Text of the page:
We Hope to Be Profitable This Year, Says DBS Chief
India’s the fastest growing country in the world now
DBS Bank will return to profit in India in the fiscal year ended March 2016 after posting a .₹ 275crore loss in the previous year, CEO Piyush Gupta said in an interview to ET’s Joel Rebello. The bank has recovered from a sharp rise in NPAs after writing off bad loans and is now concentrating on building its books in India. Last month, the bank infused .₹ 670 crore in India, taking the total amount of capital infused in the country to .₹ 6,500 crore even as it awaits the RBI’s go-ahead to start a whollyowned local subsidiary here. Edited excerpts:
DBS is among the few banks that have applied to the RBI for subsidisation. Any update? Nothing much. It’s still pending with the RBI. The RBI told us that it had to get its macro policy for subsidisation in place. Because every foreign bank had their own vision of what this would mean, like whether you could run with dual licences, for example. So, the RBI took a period of time to put the macro policy together.
They also told us that they had to go through the payment and small bank process. They told us that our application is still under consideration and they will get back. This is consistent with what they told us upfront, they told us that it should take roughly a year, it’s been a year.
A couple of years ago we saw a large jump in your NPAs. Is that problem over? When will you return to profits? We hope to be profitable this year and if anything, we were ahead of the curve in recognising the problem. The whole banking sector in India is struggling with the same set of issues, I just think we recognised them earlier and took pain earlier. We wrote off large chunks and recapitalised. We have put in a lot of capital in the country in the last two years. You have launched a new digital banking platform. What does it mean for your business? Branch networks are very expensive. Even in single-country banks, most of the big retail consumer banks in the US are reducing their branches. The answer lies in the opportunity that technology and digital provides. If you think about what’s happening in every other industry, whether it is taxis or retail…there’s no reason to believe that will not happen in banking and, frankly, the best parallel for this is what Alibaba has done in China. They have been able to create a completely mimicked banking franchise.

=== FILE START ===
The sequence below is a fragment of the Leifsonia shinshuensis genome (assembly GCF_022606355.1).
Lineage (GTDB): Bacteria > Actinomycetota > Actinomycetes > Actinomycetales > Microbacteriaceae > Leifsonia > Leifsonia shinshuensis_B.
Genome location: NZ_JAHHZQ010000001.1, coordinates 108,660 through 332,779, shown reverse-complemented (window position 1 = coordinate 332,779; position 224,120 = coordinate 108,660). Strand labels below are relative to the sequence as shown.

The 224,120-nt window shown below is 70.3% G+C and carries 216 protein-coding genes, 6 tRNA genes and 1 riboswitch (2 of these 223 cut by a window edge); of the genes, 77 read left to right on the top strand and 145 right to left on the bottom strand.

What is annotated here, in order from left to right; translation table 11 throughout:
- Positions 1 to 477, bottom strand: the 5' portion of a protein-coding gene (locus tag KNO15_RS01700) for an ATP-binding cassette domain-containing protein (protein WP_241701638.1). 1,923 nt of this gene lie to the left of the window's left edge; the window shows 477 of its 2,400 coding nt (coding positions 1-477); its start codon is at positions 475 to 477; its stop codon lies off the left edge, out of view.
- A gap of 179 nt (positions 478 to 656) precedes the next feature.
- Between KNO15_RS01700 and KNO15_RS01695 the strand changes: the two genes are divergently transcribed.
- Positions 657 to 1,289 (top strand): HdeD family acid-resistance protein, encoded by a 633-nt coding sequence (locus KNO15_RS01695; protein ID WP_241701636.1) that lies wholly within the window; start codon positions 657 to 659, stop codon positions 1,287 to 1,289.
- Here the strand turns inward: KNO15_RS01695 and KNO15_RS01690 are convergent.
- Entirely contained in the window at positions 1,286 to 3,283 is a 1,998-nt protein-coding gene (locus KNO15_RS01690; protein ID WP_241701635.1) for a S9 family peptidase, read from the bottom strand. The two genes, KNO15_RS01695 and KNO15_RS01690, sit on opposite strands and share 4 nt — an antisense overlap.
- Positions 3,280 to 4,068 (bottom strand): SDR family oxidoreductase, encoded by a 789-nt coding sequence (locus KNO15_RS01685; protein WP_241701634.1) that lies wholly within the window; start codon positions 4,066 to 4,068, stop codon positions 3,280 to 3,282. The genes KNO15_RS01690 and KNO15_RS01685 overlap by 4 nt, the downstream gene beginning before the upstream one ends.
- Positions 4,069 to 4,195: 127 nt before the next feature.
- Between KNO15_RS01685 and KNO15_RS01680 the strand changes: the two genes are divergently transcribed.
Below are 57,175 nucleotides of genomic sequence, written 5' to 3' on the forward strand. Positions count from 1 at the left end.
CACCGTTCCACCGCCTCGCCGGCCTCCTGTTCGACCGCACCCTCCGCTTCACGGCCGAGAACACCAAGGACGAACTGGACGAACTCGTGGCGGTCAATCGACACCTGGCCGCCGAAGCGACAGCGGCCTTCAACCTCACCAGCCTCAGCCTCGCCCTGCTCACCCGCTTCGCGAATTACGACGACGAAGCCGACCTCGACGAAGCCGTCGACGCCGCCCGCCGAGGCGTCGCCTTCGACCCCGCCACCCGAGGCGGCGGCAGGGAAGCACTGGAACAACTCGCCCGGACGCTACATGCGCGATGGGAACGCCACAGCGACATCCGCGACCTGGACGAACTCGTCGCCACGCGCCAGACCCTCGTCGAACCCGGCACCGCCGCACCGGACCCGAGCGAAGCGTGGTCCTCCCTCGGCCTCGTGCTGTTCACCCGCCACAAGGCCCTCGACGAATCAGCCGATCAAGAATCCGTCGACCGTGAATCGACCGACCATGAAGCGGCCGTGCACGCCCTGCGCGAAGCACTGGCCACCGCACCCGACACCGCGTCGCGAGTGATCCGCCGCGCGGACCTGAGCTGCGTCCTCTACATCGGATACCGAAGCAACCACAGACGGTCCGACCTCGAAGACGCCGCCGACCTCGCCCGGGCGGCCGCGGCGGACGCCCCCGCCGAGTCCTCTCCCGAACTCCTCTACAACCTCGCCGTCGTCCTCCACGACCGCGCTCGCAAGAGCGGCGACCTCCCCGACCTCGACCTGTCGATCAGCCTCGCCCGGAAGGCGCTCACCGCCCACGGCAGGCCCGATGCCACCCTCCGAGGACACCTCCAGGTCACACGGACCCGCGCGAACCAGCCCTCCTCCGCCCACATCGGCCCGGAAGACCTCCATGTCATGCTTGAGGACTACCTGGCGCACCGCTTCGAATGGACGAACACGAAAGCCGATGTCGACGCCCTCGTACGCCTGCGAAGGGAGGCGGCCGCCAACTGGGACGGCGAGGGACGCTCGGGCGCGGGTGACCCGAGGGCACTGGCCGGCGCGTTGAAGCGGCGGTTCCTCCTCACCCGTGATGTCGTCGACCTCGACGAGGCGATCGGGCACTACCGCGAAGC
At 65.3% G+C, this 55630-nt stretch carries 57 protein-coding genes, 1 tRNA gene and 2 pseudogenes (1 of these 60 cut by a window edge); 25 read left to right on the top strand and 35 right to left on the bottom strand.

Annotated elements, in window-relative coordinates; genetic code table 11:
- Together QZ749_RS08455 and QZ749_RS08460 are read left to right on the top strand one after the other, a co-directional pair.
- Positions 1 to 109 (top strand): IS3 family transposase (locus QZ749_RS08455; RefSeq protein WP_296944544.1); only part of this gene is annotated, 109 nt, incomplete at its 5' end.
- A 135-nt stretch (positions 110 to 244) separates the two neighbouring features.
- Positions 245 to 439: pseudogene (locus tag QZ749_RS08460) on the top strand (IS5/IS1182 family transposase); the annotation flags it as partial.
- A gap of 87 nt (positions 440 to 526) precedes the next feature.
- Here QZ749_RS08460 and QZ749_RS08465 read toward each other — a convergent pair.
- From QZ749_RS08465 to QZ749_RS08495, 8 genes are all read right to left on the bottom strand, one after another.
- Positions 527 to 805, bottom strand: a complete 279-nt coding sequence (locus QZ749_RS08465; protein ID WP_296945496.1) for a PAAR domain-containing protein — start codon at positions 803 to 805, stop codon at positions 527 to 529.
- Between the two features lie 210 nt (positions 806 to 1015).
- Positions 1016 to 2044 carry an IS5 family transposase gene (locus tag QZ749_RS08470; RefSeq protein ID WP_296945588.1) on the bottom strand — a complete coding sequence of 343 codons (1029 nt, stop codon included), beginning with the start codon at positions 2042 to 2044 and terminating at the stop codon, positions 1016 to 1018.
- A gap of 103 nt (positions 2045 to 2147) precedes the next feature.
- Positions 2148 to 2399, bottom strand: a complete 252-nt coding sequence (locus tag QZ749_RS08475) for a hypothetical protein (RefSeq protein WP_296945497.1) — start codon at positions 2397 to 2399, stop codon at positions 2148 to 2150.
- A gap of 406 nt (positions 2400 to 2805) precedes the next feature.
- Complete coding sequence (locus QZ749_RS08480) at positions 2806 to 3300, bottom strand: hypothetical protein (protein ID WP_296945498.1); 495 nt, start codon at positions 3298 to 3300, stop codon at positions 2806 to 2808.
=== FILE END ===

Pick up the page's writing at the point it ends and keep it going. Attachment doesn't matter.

Why did you choose India to do this? India has three distinct reasons, one is the macro. India is the fastest growing country in the world right now, GDP growth rates are good, consumption is strong, the demographics are favourable. Second, is the digital infrastructure, the fastest expansion of smart phones, 200 million now, will go to 600 million, so it’s a rapidly booming digital market, but more than that it is the digital infrastructure. What India has created is unique, the one billion Aadhaar cards and the ability to electronic KYC for a billion people, very few countries have that as public infrastructure. The second layer is the Unified Payments Interface, which allows you to completely democratise payments, so you can use any kind of indexing to do payments.
What it means for your costs in India? You are also offering 7% interest on savings accounts… I think our overall cost structure in India will come down over time. It will be a fraction of the costs for a normal bank because we will not have a brick-and-mortar and we will have far fewer people. A normal retail bank, apart from its branch people, has a large call centre, large back-end operations etc. We have just automated everything across end to end. So, we have much smaller work force, much smaller physical premises and our cost point will be much lower. We believe that if we can reduce the cost point, then we can share the benefit (with higher rates).